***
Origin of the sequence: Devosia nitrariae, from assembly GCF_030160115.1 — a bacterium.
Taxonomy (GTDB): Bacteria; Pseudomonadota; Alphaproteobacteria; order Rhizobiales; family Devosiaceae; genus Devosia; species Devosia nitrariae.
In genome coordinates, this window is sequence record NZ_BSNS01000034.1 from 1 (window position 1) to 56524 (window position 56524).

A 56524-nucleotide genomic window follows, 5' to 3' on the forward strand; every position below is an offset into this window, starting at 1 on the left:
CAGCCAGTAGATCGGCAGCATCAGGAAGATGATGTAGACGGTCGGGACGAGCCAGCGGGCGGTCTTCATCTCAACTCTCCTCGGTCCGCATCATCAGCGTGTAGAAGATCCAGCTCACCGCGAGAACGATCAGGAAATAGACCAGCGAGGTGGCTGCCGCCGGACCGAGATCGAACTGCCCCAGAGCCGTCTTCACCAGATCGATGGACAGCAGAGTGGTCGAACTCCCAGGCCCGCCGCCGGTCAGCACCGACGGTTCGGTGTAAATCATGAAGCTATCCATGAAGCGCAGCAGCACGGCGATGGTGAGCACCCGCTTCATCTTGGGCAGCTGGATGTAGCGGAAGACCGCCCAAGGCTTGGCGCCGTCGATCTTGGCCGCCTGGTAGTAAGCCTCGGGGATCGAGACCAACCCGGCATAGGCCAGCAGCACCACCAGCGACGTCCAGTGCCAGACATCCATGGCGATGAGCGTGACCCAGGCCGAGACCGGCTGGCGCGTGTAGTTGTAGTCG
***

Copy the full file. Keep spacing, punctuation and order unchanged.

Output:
Origin of the sequence: Devosia nitrariae, from assembly GCF_030160115.1 — a bacterium.
Taxonomy (GTDB): Bacteria; Pseudomonadota; Alphaproteobacteria; order Rhizobiales; family Devosiaceae; genus Devosia; species Devosia nitrariae.
In genome coordinates, this window is sequence record NZ_BSNS01000034.1 from 1 (window position 1) to 56524 (window position 56524).

A 56524-nucleotide genomic window follows, 5' to 3' on the forward strand; every position below is an offset into this window, starting at 1 on the left:
CAGCCAGTAGATCGGCAGCATCAGGAAGATGATGTAGACGGTCGGGACGAGCCAGCGGGCGGTCTTCATCTCAACTCTCCTCGGTCCGCATCATCAGCGTGTAGAAGATCCAGCTCACCGCGAGAACGATCAGGAAATAGACCAGCGAGGTGGCTGCCGCCGGACCGAGATCGAACTGCCCCAGAGCCGTCTTCACCAGATCGATGGACAGCAGAGTGGTCGAACTCCCAGGCCCGCCGCCGGTCAGCACCGACGGTTCGGTGTAAATCATGAAGCTATCCATGAAGCGCAGCAGCACGGCGATGGTGAGCACCCGCTTCATCTTGGGCAGCTGGATGTAGCGGAAGACCGCCCAAGGCTTGGCGCCGTCGATCTTGGCCGCCTGGTAGTAAGCCTCGGGGATCGAGACCAACCCGGCATAGGCCAGCAGCACCACCAGCGACGTCCAGTGCCAGACATCCATGGCGATGAGCGTGACCCAGGCCGAGACCGGCTGGCGCGTGTAGTTGTAGTCG